Wonder Project J Bits

Wonder Project J is a “raising simulation” (think Tamagotchi) originally released on the Super Famicom.


The titular Wonder Project.


Until Pino gets smarter, expect him to do a lot of clumsy things.

I actually first heard about Wonder Project J when GameFan magazine previewed the second game in the series. Just like the original, the sequel never ended up being released outside of Japan, but both titles got fan translations. Now WPJ2 certainly didn’t seem to have the same Lolita complex that plagued Princess Maker 2 (although there were traces of it), but I still wanted to check out the original.

And I did, so here are the notable bits:

  • The presentation is pretty unique for a SNES game. The sprites are quite varied in size and contain lots of frames of animation. The backdrops are also — for the most part — hand-drawn and not tiled.
  • The premise of the game is basically a spin on the tale of Pinocchio. This provides an instantly recognizable setup and work well with the raising simulation aspect, i.e., Pino, the Wonder Project, needs to become the equivalent to a real boy, and this is done by completing various tasks that are based on his numerous statistics.
  • There’s a significant separation between the player and Pino. The player directly “communicates” with a robotic fairy, who also serves as the game’s cursor, and then she in turn gives suggestions and interacts with the boy-robot himself. There’s some heavy breaking of the fourth wall here, too, as both Pino and the fairy tend to directly address the player.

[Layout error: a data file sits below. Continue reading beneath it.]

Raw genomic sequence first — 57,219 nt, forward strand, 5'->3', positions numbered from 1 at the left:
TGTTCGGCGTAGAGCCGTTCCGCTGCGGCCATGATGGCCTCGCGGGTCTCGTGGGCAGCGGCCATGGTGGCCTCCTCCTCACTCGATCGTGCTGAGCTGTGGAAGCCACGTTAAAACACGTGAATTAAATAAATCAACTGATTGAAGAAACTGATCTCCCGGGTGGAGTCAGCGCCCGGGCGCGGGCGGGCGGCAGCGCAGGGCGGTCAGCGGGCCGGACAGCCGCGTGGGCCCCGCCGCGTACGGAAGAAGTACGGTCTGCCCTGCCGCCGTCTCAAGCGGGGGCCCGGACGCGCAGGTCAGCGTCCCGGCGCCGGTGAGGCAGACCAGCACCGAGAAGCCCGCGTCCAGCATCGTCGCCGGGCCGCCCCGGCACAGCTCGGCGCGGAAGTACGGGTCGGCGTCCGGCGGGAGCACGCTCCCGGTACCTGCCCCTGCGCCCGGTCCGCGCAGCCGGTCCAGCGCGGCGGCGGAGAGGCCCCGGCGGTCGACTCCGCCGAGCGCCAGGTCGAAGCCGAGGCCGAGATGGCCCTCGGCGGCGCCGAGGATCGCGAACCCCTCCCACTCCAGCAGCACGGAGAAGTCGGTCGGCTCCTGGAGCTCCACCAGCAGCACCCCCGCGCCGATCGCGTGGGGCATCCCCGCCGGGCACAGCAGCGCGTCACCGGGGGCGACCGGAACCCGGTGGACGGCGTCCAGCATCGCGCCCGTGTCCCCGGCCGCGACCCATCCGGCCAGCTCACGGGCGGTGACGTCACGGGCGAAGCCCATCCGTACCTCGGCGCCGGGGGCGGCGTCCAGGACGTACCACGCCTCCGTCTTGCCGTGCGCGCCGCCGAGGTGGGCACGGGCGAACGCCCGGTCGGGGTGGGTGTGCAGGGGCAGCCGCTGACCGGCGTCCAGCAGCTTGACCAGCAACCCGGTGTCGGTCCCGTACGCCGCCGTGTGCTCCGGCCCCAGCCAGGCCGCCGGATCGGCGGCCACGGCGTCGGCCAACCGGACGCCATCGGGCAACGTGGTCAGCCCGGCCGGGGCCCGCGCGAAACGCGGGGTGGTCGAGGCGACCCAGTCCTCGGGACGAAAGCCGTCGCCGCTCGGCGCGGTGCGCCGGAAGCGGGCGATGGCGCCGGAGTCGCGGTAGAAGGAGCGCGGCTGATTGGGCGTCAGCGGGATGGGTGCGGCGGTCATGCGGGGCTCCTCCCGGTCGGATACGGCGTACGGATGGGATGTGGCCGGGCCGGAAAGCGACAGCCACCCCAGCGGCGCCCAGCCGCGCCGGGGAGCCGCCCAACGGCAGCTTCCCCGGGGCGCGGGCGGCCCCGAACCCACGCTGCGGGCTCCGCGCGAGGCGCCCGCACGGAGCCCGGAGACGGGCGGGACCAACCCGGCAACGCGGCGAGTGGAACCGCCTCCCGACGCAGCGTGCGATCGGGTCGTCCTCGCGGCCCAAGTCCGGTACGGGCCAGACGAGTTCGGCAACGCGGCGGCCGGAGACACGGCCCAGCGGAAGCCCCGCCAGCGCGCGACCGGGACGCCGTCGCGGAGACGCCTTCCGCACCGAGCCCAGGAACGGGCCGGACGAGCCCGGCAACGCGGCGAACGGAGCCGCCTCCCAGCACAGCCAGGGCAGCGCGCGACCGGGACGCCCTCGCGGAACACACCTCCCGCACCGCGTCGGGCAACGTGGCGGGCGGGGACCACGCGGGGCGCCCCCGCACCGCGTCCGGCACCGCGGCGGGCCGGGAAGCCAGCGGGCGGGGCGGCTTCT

Pino reigns supreme at the robot sportsfest. Instead of fireworks, though, there's gunfire.

  • Pino starts off as an incredibly naive and charming little boy. Without the player’s guidance, he’ll run into walls, attack animals, and try to consume all sorts of inedible objects.
  • Pino is largely autonomous and will automatically approach and investigate the things that interest him. If you leave him alone long enough, he’ll even travel from one area to another.
  • The fairy can be used to make Pino — if he’s trusting enough and not in a foul mood — approach specific items or pieces of scenary. This results in a short sequence where Pino attempts to puzzle out the function of said object, after which the player, via the fairy, can either approve or deplore his actions. This is a central mechanic of the game, and it works fairly well. Pino’s actions are based on his statistics, but there’s still quite a bit of randomization, and the setpieces themselves are pretty entertaining. Putting the player in the role of a caretaker also works to create a bond between himself and Pino.


    Apparently no one expected them to pull it off.

  • Pino’s statistics are in a constant flux as virtually every action in the game changes multiple variables. There’s still an overall progression to his growth, but it’s filled with lots of fluctuations on a micro-level. Even the game’s numerous items enforce this principle.
  • Various cutscenes are employed in the game, often to present a challenge and outline its requirements. During these segments, the fairy addresses the player and tells him to sit back and watch how Pino reacts. These setpieces not only serve as goal-dispensers, but are also used to further the storyline and character progression.
  • Whenever Pino fails a challenge, the fairy offers up clues as to how to beat it, and even mentions other NPCs that can provide further advice.
  • WPJ itself is split up into chapters, and at the end of each one a new “circuit” is activated. These circuits represent Pino’s human-ness and the player’s progression in the overall quest. The chapters themselves also require various tasks to be completed, and this approach provides the player with a constant stream of mini-goals that are tied together by an overarching story.

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